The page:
Emma Zara O’Brien

5. HUMAN GROWTH AND DEVELOPMENT

Abstract
This chapter proposes to cover a wide gamut, as it examines human development across the life span, beginning with conception and finishing at the end of life. To make it more manageable, the entire life span will be divided into five categories – conception, prenatal development and infancy, childhood, adolescence and, finally, adulthood and old age. Developmental theories will be alluded to, as well as age- or concept-specific theories (e.g. Elkind’s theory of adolescent cognition). In addition, domains of development, including physical, cognitive, socioemotional and cultural, will be discussed, while ‘In focus’ pieces will allow you to consider a topic in more depth. A broad knowledge base is required of social workers, and this chapter will endeavour to take you through the psychology of the life span. While it cannot be exhaustive, as all age stages and domains of development are covered, hopefully, you will begin to recognise that these domains are interrelated and interact to influence developmental outcomes. So, let’s start where it all begins, not at birth but at the moment conception is considered to occur.
Emma Zara O’Brien

6. DISABILITIES

Abstract
In Chapter 2, discussion regarding the biopsychosocial model pointed to the suggestion that the social work profession focusses on the social and psychological aspects of development, paying scant regard to the role of the biological. Fearing determinism, during that chapter, you were asked to be critical in what you were reading and to consider your response and reaction, including more prominently a biological perspective in your understanding of human development and behaviour and its implications for assessments, interventions and your practice. Having considered this focus important, it is particularly so for this chapter that considers the topic of disabilities.
Emma Zara O’Brien

7. MENTAL HEALTH

Abstract
Mental health, illness, disorders – again we encounter language and how it is loaded. So too is the concept of mental health, itself polemical and controversial at times. This chapter, as with the book, is written from a psychological narrative, and the language and concepts discussed here reflect that perspective. This chapter, though rooted in the psychological tradition, includes concepts and ideas relevant to social work, allowing for not just a broader level of knowledge but engagement with differing perspectives. Reflecting psychology’s bias towards psychopathology or the study of thinking, feeling and behaviour considered maladaptive, this chapter will predominantly focus on mental health disorders. We will consider how mental health is defined and overview models associated with mental health difficulties and the critiques offered. In reaction to the emphasis on maladaptive functioning, positive psychology grew, interested in the study of those who prosper particularly in the face of adversity and in the study of the mechanisms at play, such as ‘flow’ and ‘resilience’. The emphasis of this chapter is narrow and deals with the aetiology (causes) and classification of mental disorders. The following chapter leads on from this one and explores, in greater depth, well-being and environmental stressors, psychosocial resilience and adversity, and the factors, characteristics and interplay that occurs, to include groups vulnerable to mental health problems. While this may give the impression of dichotomy and bias towards the more medicalised approach to mental illness and well-being that arguably exists within psychology, here it is merely a reflection of the enormity and scope of mental health and the influences that act upon it and a belief that dividing it between two chapters may better capture its many aspects.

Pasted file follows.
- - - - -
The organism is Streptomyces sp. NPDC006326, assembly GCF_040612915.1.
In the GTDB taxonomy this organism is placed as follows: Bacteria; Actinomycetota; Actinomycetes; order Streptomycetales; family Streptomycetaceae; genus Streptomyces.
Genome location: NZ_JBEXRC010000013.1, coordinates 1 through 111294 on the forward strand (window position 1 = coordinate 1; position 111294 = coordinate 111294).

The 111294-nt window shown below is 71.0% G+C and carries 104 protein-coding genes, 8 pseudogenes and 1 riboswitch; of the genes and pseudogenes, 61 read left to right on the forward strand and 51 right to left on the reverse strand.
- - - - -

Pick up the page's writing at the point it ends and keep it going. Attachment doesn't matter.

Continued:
Emma Zara O’Brien

8. WELL-BEING AND ENVIRONMENTAL STRESSORS

Abstract
Throughout this book, we have considered the role of biological, psychological and social factors in an individual’s development. Influences and their relationships to one another exist within an individual’s environment, immediate and distant, affecting outcomes. Bronfenbrenner’s ecological model illustrates that, in order to gain a greater understanding of how we develop and the outcomes that unfold, we must look at the different influences on an individual and how they interact to shape the developmental pathway. Traditionally, focus, particularly within psychology, was aimed at forces ‘within’ the person: the biological and psychological influences believed to shape development. Now a greater recognition of influences outside the person and their impact on outcomes is increasingly recognised and understood. Factors such as food poverty, low income and other social variations enhance or erode well-being and health outcomes and point to diverse social factors involved in well-being. In this chapter, we will focus on the role of environmental stressors, such as poverty and community, and their relationship to the psychological development and well-being of an individual. Adversity and resilience are terms commonly used in highlighting that some circumstances or factors can be protective and supportive of outcomes or, at the other end of the spectrum, risk-orientated and adverse. We will discuss considerations and issues regarding risk and resilience, then examine environmental stressors associated with poorer outcomes. Resilience and a strengths-based approach act as a counterbalance to these discussions: a reaction against psychology’s emphasis on pathology, deficit and the medical model, aligning itself to social justice principles. Resilience can be supported and has practical applications, as will be seen in its use with young people in care.